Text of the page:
This type of coating also lets you perceive as much brightness as you would with your naked eye. Since it’s fully coated with multiple levels of anti-reflective, they provide an increased amount of light transmissions on all air-to-glass surfaces.

Flaws but not dealbreakers

  • Not-as-clear edges. The edges of an image appear slightly blurry. Depending on what you’re used to, this might not be a problem at all. While you can’t fix blurry edges, for this price point, there are certain trade-offs to be expected.
  • Minor chromatic aberration. When looking at bright light such as treetops, you’ll notice purple fringe. These binoculars don’t have ED glass, so fringing is there. It’s just not overly noticeable that it’ll ruin your view. That’s why these aren’t the best binoculars for birdwatching because you need that ED glass to view birds and see everything. But, since they are top-notch for hunting, you can rest assured that you won’t see any purple deer.

Best Stargazing Binoculars: Celestron SkyMaster 25x100 Binoculars

Best binoculars for stargazing

Celestron has some of the most popular and best telescopes out there for amateur astronomers. It’s no surprise that Celestron SkyMaster 25x100 gives you double the pleasure of viewing the night sky and our top pick for best stargazing binoculars.

Magnification and objective lens

The Celestron SkyMaster has a 25x magnification and a 100 mm objective lens diameter. Since the magnification is so high, it’s impossible for you to hold these and enjoy using them because you’ll notice each shake and tremor of your hands. You’ll need a tripod to mount it on, but that’s to be expected when gazing at the night sky.

When stargazing, you need every ounce of light that your binoculars can gather. The higher the objective lens diameter, the more light that’s reaching your eyes.

The field of view is 156 feet – perfectly normal because of the higher magnification and objective lens diameter. Unlike when birdwatching and hunting, field of view doesn’t matter too much because the stars aren’t moving quickly. The close focus distance is 147.6 feet and eye relief is 15 mm.


The Celestron SkyMaster has a Porro prism design that shows better image contrast and is more light efficient. The prisms are coated with BaK-4 which have a higher refractive index than BK7. So, when you hold your binoculars away from your eyes and into the light, you’ll see circular exit pupils.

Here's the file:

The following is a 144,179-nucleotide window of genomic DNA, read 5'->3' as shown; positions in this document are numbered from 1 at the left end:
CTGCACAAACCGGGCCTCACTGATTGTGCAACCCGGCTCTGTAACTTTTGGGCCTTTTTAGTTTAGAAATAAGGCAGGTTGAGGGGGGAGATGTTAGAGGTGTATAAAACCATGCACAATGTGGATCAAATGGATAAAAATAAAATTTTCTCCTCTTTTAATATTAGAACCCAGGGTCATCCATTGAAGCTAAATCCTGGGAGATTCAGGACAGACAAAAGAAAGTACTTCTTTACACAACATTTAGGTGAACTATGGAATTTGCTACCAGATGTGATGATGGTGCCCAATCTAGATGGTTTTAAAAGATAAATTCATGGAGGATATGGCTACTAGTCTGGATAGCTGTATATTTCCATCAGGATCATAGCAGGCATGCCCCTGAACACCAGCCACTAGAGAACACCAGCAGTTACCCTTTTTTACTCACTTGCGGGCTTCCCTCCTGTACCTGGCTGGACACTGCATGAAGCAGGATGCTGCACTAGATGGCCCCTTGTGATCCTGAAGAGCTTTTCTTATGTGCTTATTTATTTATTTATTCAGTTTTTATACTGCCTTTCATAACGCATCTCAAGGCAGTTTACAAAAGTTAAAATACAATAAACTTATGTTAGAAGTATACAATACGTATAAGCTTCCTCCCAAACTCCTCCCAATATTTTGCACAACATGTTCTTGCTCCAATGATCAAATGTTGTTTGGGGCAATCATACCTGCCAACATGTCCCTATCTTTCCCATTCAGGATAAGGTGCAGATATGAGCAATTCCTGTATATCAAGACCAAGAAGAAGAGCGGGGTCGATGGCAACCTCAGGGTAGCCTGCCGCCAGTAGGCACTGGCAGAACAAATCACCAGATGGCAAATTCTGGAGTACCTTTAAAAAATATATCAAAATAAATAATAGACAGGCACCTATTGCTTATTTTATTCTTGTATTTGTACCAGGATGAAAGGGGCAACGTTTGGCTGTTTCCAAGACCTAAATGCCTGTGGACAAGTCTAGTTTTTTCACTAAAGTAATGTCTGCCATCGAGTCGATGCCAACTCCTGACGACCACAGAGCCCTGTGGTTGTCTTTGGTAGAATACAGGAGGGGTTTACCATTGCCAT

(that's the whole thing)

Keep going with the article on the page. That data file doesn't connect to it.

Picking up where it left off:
The eyecups are made with a folding design. For optimal performance, you can individually focus each eyepiece to accommodate for differences in your eyes.

The body has a protective rubber covering that provides ultra-firm grip. It has an integrated tripod adaptor so you don’t have to worry about them falling while trying to mount them. It’s also water-resistant and can easily adapt to outside temperatures.


The Celestron SkyMaster weighs 8.75 lbs. Its dimensions are 18.2 x 11.6 x 6.7 inches. These are heavy and will cause arm fatigue if held for any period of time. Don’t skip out on buying a tripod, even if you believe that 9 lbs aren’t much.


The Celestron SkyMaster offers multiple anti-reflective coatings on more than one interior surface. While each air-to-glass surface isn’t coated, an enormous amount of light is still reaching your eyes, instead of it bouncing back from the objective lens.

Flaws but not dealbreakers

  • No center focus. These binoculars don’t have a center focus wheel that lets you adjust both the eyepieces at once. However, you’re able to adjust each eyepiece to your desired liking.
  • Needs heavy duty tripod. This is more of an inconvenience. Because of the sheer size of these binoculars, you’ll need a heavy duty tripod to fit snuggly. Unless you own one that’s compatible with these binoculars, you’ll need to go the extra mile and get the tripod it needs.


Each binoculars was made to serve its own purpose and provide remarkable quality for its intended use. If you’re looking for a pair that can suit you in any setting, then the Nikon 7548 Monarch 7 is perfect. You can even use it for outdoor activities such as hiking. You’ll be glad to have it packed in your hiking backpack so you can view the trees and animals from a vantage point that’s simply breathtaking.

If you’re trying to view Mars while it’s close to Earth, then you’ll definitely need to get the Celestron SkyMaster 25x100. Or maybe, you still want to look in the sky, but during the day at birds. If that’s the case then owning a pair of Athlon Optics Midas won’t hurt.

And if none of that is your cup of tea and you prefer to only look at animals you’re hunting then the Vortex Optics Diamondback will surely please you. In each scenario, you’re looking at the best binoculars in its class. Just remember that purchasing a pair shouldn’t be a stressful situation. Know what you want, make sure it’s of good quality, and the rest will follow.


Q: How much magnification should I buy?

It depends. If you plan on using them for birdwatching, then a pair of 7x or 8x will work just fine. Any higher than that and you risk magnifying your hands shaking too much to enjoy the birds. Also, the higher the magnification, the lower the field of view will be. If you’re going hunting with them, then a pair of 8x or 10x can get the job done. But, if you’re trying to go stargazing, then a higher magnification is necessary.

Q: Can I use these with my glasses?

Absolutely. In fact, each pair of binoculars works great with glasses on. You don’t have to worry about taking them off to see what you’re looking for.